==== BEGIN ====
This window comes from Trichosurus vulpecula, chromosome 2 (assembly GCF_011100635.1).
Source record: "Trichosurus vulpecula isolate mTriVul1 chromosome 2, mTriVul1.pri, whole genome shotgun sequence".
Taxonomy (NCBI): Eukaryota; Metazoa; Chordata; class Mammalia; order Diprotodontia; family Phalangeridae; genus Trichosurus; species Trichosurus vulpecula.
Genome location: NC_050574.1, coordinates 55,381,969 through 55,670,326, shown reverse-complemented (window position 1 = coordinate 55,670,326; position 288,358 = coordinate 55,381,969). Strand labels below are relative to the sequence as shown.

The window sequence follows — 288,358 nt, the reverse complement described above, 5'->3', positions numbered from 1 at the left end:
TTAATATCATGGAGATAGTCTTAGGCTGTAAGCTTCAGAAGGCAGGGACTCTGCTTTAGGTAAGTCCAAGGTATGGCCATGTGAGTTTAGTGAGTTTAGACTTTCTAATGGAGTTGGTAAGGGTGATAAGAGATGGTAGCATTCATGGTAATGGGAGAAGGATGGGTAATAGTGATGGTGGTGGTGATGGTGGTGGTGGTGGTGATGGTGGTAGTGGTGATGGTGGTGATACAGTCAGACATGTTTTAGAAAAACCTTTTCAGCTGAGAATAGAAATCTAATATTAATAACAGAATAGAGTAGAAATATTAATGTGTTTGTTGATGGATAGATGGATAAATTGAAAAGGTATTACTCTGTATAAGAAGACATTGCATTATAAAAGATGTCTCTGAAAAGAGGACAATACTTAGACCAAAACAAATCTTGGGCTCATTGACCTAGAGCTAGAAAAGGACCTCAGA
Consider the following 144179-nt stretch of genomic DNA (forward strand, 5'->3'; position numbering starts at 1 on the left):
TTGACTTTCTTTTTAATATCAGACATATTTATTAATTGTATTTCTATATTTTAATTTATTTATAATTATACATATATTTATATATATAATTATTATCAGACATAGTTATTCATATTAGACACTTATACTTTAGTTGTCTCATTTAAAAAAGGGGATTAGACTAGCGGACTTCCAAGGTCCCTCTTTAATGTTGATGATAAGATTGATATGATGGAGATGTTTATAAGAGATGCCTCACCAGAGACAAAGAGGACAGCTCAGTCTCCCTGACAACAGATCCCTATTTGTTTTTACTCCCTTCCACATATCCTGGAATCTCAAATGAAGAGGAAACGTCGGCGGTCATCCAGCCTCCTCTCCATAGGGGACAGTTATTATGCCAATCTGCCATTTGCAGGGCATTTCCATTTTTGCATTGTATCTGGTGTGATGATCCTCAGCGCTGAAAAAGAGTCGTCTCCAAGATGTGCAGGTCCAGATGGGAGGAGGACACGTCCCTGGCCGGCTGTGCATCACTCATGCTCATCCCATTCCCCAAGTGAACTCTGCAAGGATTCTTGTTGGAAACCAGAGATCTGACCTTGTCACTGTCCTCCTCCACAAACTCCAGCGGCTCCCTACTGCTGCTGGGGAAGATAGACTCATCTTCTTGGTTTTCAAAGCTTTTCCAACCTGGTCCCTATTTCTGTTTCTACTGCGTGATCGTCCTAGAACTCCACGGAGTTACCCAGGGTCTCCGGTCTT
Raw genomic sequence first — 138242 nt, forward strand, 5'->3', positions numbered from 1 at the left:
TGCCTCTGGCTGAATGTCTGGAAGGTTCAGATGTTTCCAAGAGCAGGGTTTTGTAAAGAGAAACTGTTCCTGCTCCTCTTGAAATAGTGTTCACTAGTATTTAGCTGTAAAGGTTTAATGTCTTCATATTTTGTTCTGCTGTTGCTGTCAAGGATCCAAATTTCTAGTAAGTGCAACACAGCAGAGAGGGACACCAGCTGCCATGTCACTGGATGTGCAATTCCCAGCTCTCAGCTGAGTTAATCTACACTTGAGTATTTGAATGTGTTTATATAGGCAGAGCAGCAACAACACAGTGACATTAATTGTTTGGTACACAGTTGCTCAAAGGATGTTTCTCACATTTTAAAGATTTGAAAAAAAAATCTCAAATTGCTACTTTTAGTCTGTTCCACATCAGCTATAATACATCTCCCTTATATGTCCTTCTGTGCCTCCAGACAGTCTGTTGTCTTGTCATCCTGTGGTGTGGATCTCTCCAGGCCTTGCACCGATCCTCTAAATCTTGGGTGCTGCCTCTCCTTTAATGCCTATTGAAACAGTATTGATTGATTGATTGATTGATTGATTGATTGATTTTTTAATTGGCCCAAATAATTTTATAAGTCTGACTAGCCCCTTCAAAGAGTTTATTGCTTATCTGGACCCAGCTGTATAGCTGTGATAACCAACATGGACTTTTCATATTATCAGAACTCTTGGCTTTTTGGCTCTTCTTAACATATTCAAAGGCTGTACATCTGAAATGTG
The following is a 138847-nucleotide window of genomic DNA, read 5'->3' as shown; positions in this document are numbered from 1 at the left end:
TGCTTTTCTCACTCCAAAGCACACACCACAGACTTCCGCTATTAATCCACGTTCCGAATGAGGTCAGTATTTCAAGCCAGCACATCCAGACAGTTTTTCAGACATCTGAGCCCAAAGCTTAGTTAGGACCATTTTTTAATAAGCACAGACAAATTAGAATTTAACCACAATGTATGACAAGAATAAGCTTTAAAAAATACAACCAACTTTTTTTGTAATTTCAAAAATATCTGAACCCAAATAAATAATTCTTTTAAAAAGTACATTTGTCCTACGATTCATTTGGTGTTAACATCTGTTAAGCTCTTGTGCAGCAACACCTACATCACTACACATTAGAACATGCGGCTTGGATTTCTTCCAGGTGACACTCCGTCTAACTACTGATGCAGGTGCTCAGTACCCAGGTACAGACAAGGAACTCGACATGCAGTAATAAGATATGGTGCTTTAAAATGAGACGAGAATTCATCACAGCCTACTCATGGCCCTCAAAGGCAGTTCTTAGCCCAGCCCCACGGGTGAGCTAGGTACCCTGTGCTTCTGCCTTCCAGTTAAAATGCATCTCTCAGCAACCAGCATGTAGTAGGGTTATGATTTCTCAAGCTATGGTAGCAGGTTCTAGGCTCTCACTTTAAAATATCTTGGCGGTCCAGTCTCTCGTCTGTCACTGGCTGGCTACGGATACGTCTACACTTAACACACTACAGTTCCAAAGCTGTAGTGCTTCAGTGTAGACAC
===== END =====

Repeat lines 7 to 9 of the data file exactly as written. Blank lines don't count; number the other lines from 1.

Consider the following 144179-nt stretch of genomic DNA (forward strand, 5'->3'; position numbering starts at 1 on the left):
TTGACTTTCTTTTTAATATCAGACATATTTATTAATTGTATTTCTATATTTTAATTTATTTATAATTATACATATATTTATATATATAATTATTATCAGACATAGTTATTCATATTAGACACTTATACTTTAGTTGTCTCATTTAAAAAAGGGGATTAGACTAGCGGACTTCCAAGGTCCCTCTTTAATGTTGATGATAAGATTGATATGATGGAGATGTTTATAAGAGATGCCTCACCAGAGACAAAGAGGACAGCTCAGTCTCCCTGACAACAGATCCCTATTTGTTTTTACTCCCTTCCACATATCCTGGAATCTCAAATGAAGAGGAAACGTCGGCGGTCATCCAGCCTCCTCTCCATAGGGGACAGTTATTATGCCAATCTGCCATTTGCAGGGCATTTCCATTTTTGCATTGTATCTGGTGTGATGATCCTCAGCGCTGAAAAAGAGTCGTCTCCAAGATGTGCAGGTCCAGATGGGAGGAGGACACGTCCCTGGCCGGCTGTGCATCACTCATGCTCATCCCATTCCCCAAGTGAACTCTGCAAGGATTCTTGTTGGAAACCAGAGATCTGACCTTGTCACTGTCCTCCTCCACAAACTCCAGCGGCTCCCTACTGCTGCTGGGGAAGATAGACTCATCTTCTTGGTTTTCAAAGCTTTTCCAACCTGGTCCCTATTTCTGTTTCTACTGCGTGATCGTCCTAGAACTCCACGGAGTTACCCAGGGTCTCCGGTCTT
Raw genomic sequence first — 138242 nt, forward strand, 5'->3', positions numbered from 1 at the left: